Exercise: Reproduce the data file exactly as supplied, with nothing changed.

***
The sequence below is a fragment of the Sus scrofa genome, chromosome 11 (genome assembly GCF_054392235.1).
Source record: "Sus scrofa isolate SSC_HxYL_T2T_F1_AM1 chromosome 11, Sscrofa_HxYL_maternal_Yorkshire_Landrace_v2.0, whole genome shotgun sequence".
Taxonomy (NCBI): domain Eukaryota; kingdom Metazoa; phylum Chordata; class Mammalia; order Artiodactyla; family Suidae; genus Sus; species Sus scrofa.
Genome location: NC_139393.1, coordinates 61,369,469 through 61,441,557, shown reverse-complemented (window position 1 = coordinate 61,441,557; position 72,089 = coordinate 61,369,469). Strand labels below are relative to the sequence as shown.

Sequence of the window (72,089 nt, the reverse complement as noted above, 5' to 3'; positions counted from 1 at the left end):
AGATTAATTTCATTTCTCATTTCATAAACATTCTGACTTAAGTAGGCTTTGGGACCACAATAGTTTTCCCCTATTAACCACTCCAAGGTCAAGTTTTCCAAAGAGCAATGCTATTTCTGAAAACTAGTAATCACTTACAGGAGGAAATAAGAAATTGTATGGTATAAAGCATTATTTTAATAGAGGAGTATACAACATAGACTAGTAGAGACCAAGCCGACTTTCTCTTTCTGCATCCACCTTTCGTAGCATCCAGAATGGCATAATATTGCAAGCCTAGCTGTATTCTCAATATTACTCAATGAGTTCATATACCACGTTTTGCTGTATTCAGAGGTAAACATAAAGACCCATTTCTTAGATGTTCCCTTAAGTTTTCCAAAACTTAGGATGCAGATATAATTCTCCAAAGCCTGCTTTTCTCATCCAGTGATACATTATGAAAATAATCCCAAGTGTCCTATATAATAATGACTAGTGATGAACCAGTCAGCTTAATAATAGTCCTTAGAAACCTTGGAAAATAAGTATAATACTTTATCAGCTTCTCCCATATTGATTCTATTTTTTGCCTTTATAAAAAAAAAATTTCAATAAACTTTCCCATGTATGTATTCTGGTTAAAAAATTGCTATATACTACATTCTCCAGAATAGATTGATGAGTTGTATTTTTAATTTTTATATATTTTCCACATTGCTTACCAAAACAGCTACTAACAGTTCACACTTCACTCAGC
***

The sequence below is a fragment of the Sus scrofa genome, chromosome 11 (genome assembly GCF_054392235.1).
Source record: "Sus scrofa isolate SSC_HxYL_T2T_F1_AM1 chromosome 11, Sscrofa_HxYL_maternal_Yorkshire_Landrace_v2.0, whole genome shotgun sequence".
Taxonomy (NCBI): domain Eukaryota; kingdom Metazoa; phylum Chordata; class Mammalia; order Artiodactyla; family Suidae; genus Sus; species Sus scrofa.
Genome location: NC_139393.1, coordinates 61,369,469 through 61,441,557, shown reverse-complemented (window position 1 = coordinate 61,441,557; position 72,089 = coordinate 61,369,469). Strand labels below are relative to the sequence as shown.

Sequence of the window (72,089 nt, the reverse complement as noted above, 5' to 3'; positions counted from 1 at the left end):
AGATTAATTTCATTTCTCATTTCATAAACATTCTGACTTAAGTAGGCTTTGGGACCACAATAGTTTTCCCCTATTAACCACTCCAAGGTCAAGTTTTCCAAAGAGCAATGCTATTTCTGAAAACTAGTAATCACTTACAGGAGGAAATAAGAAATTGTATGGTATAAAGCATTATTTTAATAGAGGAGTATACAACATAGACTAGTAGAGACCAAGCCGACTTTCTCTTTCTGCATCCACCTTTCGTAGCATCCAGAATGGCATAATATTGCAAGCCTAGCTGTATTCTCAATATTACTCAATGAGTTCATATACCACGTTTTGCTGTATTCAGAGGTAAACATAAAGACCCATTTCTTAGATGTTCCCTTAAGTTTTCCAAAACTTAGGATGCAGATATAATTCTCCAAAGCCTGCTTTTCTCATCCAGTGATACATTATGAAAATAATCCCAAGTGTCCTATATAATAATGACTAGTGATGAACCAGTCAGCTTAATAATAGTCCTTAGAAACCTTGGAAAATAAGTATAATACTTTATCAGCTTCTCCCATATTGATTCTATTTTTTGCCTTTATAAAAAAAAAATTTCAATAAACTTTCCCATGTATGTATTCTGGTTAAAAAATTGCTATATACTACATTCTCCAGAATAGATTGATGAGTTGTATTTTTAATTTTTATATATTTTCCACATTGCTTACCAAAACAGCTACTAACAGTTCACACTTCACTCAGC